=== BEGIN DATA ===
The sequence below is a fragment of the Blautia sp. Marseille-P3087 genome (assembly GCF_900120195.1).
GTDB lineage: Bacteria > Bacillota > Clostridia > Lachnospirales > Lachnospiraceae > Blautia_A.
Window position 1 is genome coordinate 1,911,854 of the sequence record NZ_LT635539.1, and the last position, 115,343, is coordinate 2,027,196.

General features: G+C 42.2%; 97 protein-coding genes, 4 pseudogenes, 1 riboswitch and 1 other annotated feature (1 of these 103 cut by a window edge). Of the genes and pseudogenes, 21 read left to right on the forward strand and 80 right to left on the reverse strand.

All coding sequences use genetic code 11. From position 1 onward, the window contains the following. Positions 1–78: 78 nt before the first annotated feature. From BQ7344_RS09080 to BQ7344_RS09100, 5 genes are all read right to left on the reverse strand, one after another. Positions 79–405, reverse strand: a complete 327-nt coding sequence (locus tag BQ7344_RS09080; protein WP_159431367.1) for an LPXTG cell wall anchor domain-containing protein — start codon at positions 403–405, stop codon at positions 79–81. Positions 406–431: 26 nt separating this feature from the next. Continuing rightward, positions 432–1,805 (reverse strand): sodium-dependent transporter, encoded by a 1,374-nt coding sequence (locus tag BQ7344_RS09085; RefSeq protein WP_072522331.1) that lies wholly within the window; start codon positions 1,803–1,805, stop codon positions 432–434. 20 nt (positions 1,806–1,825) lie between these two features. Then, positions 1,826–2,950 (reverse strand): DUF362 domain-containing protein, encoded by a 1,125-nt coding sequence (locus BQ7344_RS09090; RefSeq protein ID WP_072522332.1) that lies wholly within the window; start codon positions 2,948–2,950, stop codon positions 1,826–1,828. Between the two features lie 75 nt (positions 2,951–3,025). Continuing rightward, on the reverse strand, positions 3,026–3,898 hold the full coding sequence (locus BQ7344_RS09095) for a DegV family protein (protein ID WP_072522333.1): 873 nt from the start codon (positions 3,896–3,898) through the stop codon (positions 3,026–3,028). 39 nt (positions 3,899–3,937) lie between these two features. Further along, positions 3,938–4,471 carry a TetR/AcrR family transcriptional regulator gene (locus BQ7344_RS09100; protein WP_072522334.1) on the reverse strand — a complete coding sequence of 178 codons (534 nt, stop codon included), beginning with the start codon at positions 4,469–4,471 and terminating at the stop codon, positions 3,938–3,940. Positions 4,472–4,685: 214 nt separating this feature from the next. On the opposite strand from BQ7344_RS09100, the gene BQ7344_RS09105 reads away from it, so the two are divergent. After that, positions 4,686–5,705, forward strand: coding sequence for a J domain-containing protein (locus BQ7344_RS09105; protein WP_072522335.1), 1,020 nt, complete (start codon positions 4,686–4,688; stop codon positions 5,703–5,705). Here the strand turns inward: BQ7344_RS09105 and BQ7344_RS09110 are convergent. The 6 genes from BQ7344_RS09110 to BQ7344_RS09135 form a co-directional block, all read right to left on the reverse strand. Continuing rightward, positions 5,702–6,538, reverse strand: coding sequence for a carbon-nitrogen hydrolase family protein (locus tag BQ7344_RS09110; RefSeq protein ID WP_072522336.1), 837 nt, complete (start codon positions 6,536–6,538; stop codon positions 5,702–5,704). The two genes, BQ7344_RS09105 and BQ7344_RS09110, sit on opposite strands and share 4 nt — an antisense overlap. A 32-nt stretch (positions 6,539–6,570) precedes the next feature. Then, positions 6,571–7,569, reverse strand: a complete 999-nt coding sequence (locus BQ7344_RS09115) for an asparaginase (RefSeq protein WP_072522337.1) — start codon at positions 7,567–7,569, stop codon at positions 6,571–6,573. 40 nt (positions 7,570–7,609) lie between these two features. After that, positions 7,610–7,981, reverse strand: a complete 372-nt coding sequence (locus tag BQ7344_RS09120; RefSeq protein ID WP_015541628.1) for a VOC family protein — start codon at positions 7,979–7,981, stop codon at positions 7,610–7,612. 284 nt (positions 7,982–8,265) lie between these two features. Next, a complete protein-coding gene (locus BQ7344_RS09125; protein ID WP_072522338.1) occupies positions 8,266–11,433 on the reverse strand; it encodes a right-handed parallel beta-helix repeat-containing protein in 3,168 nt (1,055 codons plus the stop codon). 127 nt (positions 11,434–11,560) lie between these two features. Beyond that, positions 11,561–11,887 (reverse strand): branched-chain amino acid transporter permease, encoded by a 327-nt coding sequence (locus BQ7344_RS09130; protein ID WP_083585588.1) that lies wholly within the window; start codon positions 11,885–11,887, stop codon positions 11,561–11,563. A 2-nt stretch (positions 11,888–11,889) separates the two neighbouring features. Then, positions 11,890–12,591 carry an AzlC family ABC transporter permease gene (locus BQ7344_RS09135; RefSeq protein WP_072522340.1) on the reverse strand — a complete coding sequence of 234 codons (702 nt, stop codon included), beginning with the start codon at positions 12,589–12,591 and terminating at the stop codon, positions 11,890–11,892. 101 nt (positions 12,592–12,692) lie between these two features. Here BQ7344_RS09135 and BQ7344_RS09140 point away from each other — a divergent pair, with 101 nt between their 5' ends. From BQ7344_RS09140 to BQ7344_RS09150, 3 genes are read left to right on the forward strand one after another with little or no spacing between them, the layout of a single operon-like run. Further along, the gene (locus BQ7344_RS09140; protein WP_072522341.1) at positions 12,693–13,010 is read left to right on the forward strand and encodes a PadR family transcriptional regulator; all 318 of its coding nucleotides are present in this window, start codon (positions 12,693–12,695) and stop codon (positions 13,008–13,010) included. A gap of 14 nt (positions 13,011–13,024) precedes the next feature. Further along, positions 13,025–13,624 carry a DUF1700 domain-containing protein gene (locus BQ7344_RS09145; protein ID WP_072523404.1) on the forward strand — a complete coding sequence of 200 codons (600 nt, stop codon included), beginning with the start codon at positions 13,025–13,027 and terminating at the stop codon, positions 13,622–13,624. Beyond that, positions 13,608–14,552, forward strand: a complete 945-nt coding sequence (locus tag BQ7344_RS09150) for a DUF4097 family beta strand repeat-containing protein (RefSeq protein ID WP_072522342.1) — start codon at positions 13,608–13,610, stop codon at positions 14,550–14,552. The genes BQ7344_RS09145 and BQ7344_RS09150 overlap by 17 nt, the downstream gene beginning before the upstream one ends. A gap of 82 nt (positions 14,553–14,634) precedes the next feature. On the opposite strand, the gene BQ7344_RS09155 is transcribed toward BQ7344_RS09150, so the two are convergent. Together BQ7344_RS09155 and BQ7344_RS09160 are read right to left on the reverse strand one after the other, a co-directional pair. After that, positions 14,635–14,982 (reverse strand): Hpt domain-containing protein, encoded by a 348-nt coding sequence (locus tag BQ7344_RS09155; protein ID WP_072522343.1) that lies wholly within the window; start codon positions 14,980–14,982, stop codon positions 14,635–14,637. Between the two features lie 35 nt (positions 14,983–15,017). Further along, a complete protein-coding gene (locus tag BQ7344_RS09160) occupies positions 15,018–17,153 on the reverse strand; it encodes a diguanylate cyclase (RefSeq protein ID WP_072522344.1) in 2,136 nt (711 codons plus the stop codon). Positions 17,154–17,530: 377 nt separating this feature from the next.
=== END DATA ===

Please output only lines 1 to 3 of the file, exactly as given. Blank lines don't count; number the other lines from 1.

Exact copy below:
The sequence below is a fragment of the Blautia sp. Marseille-P3087 genome (assembly GCF_900120195.1).
GTDB lineage: Bacteria > Bacillota > Clostridia > Lachnospirales > Lachnospiraceae > Blautia_A.
Window position 1 is genome coordinate 1,911,854 of the sequence record NZ_LT635539.1, and the last position, 115,343, is coordinate 2,027,196.